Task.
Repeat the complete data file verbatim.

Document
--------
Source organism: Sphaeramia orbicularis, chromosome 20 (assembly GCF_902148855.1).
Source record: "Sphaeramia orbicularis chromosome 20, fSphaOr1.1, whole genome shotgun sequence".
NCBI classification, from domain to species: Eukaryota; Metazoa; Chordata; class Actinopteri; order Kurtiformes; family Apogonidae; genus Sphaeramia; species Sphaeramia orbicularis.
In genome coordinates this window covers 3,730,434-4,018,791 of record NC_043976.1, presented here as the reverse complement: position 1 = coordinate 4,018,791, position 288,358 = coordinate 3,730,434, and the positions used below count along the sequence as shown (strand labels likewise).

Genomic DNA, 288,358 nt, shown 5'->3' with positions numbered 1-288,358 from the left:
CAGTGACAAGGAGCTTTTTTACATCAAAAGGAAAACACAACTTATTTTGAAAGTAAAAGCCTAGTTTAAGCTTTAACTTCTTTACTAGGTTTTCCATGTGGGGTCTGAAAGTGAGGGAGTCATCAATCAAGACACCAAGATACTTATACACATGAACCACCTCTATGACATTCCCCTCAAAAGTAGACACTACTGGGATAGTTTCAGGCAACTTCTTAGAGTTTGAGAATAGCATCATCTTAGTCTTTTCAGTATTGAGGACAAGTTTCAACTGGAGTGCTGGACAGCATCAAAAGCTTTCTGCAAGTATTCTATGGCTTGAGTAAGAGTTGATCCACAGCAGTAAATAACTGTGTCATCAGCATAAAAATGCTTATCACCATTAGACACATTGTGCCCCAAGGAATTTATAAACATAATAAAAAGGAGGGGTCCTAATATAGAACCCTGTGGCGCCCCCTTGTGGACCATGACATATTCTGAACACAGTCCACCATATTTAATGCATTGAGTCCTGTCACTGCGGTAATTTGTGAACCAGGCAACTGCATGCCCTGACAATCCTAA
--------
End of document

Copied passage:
Source organism: Sphaeramia orbicularis, chromosome 20 (assembly GCF_902148855.1).
Source record: "Sphaeramia orbicularis chromosome 20, fSphaOr1.1, whole genome shotgun sequence".
NCBI classification, from domain to species: Eukaryota; Metazoa; Chordata; class Actinopteri; order Kurtiformes; family Apogonidae; genus Sphaeramia; species Sphaeramia orbicularis.
In genome coordinates this window covers 3,730,434-4,018,791 of record NC_043976.1, presented here as the reverse complement: position 1 = coordinate 4,018,791, position 288,358 = coordinate 3,730,434, and the positions used below count along the sequence as shown (strand labels likewise).

Genomic DNA, 288,358 nt, shown 5'->3' with positions numbered 1-288,358 from the left:
CAGTGACAAGGAGCTTTTTTACATCAAAAGGAAAACACAACTTATTTTGAAAGTAAAAGCCTAGTTTAAGCTTTAACTTCTTTACTAGGTTTTCCATGTGGGGTCTGAAAGTGAGGGAGTCATCAATCAAGACACCAAGATACTTATACACATGAACCACCTCTATGACATTCCCCTCAAAAGTAGACACTACTGGGATAGTTTCAGGCAACTTCTTAGAGTTTGAGAATAGCATCATCTTAGTCTTTTCAGTATTGAGGACAAGTTTCAACTGGAGTGCTGGACAGCATCAAAAGCTTTCTGCAAGTATTCTATGGCTTGAGTAAGAGTTGATCCACAGCAGTAAATAACTGTGTCATCAGCATAAAAATGCTTATCACCATTAGACACATTGTGCCCCAAGGAATTTATAAACATAATAAAAAGGAGGGGTCCTAATATAGAACCCTGTGGCGCCCCCTTGTGGACCATGACATATTCTGAACACAGTCCACCATATTTAATGCATTGAGTCCTGTCACTGCGGTAATTTGTGAACCAGGCAACTGCATGCCCTGACAATCCTAA